Hey, Kim Kardashian: You Don't Need to Make a Men's Makeup Line

Because gendering makeup is dumb

Kim Kardashian West

(Photo: Getty)

Following in the footsteps of brands like Tom Ford and Chanel, Kim Kardashian’s beauty line KKW might soon produce a men’s makeup line. Kardashian hinted at her plans on Chrissy Teigen and John Legend’s Christmas special, saying “something is in the works.”

It makes sense that she’d want to market beauty products to men. Earlier this year, Forbes reported that skincare sales are way up among American men—they spent $6.9 billion on grooming products last year alone. And with the ever-growing community of male beauty YouTubers like James Charles and Manny MUA who bend gender norms as they apply lipstick, line their eyes and contour around their beards, it’s getting easier to drop the idea that makeup is just a women’s thing.

But you know what else is a thing? Doing away with silly gender divisions. From bathrooms to clothing, we’re slowly moving away from a world where there are “man” things and “woman” things, and towards inclusivity. We’re realizing that we don’t need to put products in pink or blue boxes to make them palatable to men vs women. It’s a good thing, and it makes space for the thousands of people who identify as non-binary.

Despite the changes, so many personal care brands still market one product to women and another to men when they’re essentially the exact same thing, often jacking up the price up for the “lady version” in the process. But the beauty industry is also one that’s got so much potential when it comes to inclusivity, and there are so many companies, YouTubers and makeup artists who are working to make all people feel beautiful.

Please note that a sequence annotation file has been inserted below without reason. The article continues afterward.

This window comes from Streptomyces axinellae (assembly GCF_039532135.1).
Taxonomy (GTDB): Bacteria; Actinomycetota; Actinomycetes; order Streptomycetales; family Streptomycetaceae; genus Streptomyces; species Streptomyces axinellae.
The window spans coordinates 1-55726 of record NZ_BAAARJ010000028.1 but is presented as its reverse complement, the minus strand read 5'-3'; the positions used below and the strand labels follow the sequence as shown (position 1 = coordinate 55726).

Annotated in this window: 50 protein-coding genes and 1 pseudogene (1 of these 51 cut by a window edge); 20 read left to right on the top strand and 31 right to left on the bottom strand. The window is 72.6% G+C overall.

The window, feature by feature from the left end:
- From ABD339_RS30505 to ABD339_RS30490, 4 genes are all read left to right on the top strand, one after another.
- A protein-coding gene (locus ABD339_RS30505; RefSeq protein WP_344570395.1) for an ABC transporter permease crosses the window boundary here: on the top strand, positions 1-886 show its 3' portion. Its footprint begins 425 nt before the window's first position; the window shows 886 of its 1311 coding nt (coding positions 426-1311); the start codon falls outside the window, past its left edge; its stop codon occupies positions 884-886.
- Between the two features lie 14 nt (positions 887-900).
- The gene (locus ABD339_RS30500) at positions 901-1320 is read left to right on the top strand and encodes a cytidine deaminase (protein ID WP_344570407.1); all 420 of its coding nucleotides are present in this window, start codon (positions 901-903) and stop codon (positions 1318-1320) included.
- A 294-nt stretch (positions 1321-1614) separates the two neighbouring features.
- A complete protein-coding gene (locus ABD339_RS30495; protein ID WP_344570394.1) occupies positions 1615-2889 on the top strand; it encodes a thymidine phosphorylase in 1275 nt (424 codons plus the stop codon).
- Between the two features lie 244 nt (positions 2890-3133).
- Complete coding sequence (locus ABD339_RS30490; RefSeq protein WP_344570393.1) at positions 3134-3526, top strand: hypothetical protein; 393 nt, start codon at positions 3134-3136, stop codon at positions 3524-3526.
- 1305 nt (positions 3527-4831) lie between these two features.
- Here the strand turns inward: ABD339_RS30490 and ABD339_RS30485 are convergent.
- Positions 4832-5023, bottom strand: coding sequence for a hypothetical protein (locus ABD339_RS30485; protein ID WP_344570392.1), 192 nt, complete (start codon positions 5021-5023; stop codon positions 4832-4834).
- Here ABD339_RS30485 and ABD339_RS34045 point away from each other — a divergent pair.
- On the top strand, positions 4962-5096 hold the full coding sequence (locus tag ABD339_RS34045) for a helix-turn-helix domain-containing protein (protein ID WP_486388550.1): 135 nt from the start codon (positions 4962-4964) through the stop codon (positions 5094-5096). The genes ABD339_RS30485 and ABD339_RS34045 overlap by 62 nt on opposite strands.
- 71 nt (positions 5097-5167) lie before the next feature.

Take Fluide Beauty, for example, which hired Jacob Tobia, a gender nonconforming LGBT rights activist, as the face of its new lipstick campaign. Or Milk Makeup’s spring 2017 campaign called Blur The Lines, which highlighted the universality of their Blur Stick. And it’s not just smaller, niche brands making strides towards inclusivity—in 2016, CoverGirl made James Charles its first CoverBoy, no men’s product extension necessary.

So why can’t Kim just market the products she already has to a wider audience? Why the need for a separate men’s line, when really makeup is makeup? Kardashian was called out last year while looking for women only for a campaign shoot, excluding a lot of people who love her brand, including men and non-binary folks. But it seems that with the news of  a possible KKW men’s line, she doesn’t really understand the need for inclusivity in the beauty industry.


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